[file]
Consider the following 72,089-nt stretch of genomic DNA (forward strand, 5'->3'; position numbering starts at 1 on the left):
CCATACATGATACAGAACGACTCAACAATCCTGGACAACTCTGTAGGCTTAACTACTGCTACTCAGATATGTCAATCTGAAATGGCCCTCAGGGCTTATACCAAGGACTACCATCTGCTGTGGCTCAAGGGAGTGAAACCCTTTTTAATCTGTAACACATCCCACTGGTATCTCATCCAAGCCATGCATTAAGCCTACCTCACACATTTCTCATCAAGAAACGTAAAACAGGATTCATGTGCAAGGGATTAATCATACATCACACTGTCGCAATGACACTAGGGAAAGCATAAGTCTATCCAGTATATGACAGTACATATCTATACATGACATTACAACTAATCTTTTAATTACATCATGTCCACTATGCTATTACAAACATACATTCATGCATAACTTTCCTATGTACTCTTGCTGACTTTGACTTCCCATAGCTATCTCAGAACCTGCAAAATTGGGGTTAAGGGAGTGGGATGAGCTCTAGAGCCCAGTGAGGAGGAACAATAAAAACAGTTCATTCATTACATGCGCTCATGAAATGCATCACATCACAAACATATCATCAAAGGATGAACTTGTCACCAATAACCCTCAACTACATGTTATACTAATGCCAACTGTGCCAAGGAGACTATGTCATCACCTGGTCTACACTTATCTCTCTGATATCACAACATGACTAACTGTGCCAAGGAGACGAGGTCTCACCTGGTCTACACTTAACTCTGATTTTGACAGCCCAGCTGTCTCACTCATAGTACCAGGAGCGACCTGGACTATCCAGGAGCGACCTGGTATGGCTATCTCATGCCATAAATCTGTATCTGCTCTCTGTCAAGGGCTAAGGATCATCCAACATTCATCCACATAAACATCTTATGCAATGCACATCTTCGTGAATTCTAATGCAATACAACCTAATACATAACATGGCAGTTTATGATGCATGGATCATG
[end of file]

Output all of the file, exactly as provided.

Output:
Consider the following 72,089-nt stretch of genomic DNA (forward strand, 5'->3'; position numbering starts at 1 on the left):
CCATACATGATACAGAACGACTCAACAATCCTGGACAACTCTGTAGGCTTAACTACTGCTACTCAGATATGTCAATCTGAAATGGCCCTCAGGGCTTATACCAAGGACTACCATCTGCTGTGGCTCAAGGGAGTGAAACCCTTTTTAATCTGTAACACATCCCACTGGTATCTCATCCAAGCCATGCATTAAGCCTACCTCACACATTTCTCATCAAGAAACGTAAAACAGGATTCATGTGCAAGGGATTAATCATACATCACACTGTCGCAATGACACTAGGGAAAGCATAAGTCTATCCAGTATATGACAGTACATATCTATACATGACATTACAACTAATCTTTTAATTACATCATGTCCACTATGCTATTACAAACATACATTCATGCATAACTTTCCTATGTACTCTTGCTGACTTTGACTTCCCATAGCTATCTCAGAACCTGCAAAATTGGGGTTAAGGGAGTGGGATGAGCTCTAGAGCCCAGTGAGGAGGAACAATAAAAACAGTTCATTCATTACATGCGCTCATGAAATGCATCACATCACAAACATATCATCAAAGGATGAACTTGTCACCAATAACCCTCAACTACATGTTATACTAATGCCAACTGTGCCAAGGAGACTATGTCATCACCTGGTCTACACTTATCTCTCTGATATCACAACATGACTAACTGTGCCAAGGAGACGAGGTCTCACCTGGTCTACACTTAACTCTGATTTTGACAGCCCAGCTGTCTCACTCATAGTACCAGGAGCGACCTGGACTATCCAGGAGCGACCTGGTATGGCTATCTCATGCCATAAATCTGTATCTGCTCTCTGTCAAGGGCTAAGGATCATCCAACATTCATCCACATAAACATCTTATGCAATGCACATCTTCGTGAATTCTAATGCAATACAACCTAATACATAACATGGCAGTTTATGATGCATGGATCATG